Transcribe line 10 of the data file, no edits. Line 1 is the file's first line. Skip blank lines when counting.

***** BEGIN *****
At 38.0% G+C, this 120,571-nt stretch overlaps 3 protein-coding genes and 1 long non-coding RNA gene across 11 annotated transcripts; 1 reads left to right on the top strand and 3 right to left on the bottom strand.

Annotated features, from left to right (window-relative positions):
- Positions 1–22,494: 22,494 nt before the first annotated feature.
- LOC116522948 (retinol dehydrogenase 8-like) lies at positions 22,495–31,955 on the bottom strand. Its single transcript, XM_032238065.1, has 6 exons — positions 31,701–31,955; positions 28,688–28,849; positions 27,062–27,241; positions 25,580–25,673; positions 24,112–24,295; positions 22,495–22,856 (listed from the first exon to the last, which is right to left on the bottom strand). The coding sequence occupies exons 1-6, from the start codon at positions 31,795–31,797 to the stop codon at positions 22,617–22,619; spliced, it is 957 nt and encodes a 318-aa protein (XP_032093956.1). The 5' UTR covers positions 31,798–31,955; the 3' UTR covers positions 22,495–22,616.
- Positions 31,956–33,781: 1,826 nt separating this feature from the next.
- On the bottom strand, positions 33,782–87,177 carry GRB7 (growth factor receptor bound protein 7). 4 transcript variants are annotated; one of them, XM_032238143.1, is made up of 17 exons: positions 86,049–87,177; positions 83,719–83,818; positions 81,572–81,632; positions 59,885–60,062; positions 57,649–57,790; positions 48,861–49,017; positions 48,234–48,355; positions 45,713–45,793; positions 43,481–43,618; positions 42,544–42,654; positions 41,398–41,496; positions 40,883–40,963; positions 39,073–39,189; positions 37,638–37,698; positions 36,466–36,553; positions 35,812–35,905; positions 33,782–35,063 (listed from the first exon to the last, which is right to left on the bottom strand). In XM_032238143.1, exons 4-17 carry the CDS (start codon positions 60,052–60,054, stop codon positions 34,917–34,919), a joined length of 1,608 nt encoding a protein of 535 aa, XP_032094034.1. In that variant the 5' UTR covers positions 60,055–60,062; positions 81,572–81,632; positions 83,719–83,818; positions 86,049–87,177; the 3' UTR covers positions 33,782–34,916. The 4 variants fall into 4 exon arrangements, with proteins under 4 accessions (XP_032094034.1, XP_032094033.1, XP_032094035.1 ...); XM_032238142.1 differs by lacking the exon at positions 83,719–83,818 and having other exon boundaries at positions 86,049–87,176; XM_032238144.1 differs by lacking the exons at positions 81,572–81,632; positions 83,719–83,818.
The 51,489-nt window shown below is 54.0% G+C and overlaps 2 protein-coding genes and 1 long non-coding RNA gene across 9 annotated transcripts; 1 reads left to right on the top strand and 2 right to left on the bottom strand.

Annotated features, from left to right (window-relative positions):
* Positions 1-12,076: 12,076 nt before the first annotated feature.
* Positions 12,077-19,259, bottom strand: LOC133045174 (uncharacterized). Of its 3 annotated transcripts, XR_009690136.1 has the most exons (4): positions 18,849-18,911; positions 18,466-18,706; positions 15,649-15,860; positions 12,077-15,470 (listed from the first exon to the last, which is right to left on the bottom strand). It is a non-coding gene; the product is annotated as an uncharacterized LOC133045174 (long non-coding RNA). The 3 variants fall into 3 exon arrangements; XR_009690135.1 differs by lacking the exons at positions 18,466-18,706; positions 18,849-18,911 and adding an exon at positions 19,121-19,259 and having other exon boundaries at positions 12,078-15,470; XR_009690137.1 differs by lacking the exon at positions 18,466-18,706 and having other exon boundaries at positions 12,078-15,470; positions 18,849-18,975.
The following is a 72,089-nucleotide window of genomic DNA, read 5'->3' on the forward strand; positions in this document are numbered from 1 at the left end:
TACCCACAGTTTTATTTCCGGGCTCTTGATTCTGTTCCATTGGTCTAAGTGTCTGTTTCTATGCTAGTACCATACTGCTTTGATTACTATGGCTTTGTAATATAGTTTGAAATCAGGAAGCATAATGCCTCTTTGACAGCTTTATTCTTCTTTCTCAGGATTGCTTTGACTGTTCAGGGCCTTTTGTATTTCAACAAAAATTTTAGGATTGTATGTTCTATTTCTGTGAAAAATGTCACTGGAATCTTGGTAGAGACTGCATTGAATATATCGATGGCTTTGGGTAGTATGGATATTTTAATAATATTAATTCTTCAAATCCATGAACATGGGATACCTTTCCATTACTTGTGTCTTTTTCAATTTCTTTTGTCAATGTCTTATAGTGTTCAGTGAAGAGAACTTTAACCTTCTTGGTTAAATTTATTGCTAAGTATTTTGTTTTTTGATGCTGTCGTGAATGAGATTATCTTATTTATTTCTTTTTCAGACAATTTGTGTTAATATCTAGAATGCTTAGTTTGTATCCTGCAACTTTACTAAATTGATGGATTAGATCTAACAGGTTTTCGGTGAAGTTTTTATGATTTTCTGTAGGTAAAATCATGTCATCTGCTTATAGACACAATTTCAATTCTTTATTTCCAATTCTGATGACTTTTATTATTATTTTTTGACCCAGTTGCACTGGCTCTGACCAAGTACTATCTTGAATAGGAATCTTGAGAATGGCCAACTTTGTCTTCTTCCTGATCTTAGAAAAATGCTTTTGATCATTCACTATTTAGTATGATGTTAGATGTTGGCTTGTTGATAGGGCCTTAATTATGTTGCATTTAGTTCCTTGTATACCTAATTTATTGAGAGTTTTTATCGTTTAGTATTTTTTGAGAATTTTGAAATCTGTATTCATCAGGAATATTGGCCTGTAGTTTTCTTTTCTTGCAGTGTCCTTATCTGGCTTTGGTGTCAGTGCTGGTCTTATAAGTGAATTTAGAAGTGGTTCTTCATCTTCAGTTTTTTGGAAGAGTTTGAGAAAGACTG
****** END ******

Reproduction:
* Positions 12,077-19,259, bottom strand: LOC133045174 (uncharacterized). Of its 3 annotated transcripts, XR_009690136.1 has the most exons (4): positions 18,849-18,911; positions 18,466-18,706; positions 15,649-15,860; positions 12,077-15,470 (listed from the first exon to the last, which is right to left on the bottom strand). It is a non-coding gene; the product is annotated as an uncharacterized LOC133045174 (long non-coding RNA). The 3 variants fall into 3 exon arrangements; XR_009690135.1 differs by lacking the exons at positions 18,466-18,706; positions 18,849-18,911 and adding an exon at positions 19,121-19,259 and having other exon boundaries at positions 12,078-15,470; XR_009690137.1 differs by lacking the exon at positions 18,466-18,706 and having other exon boundaries at positions 12,078-15,470; positions 18,849-18,975.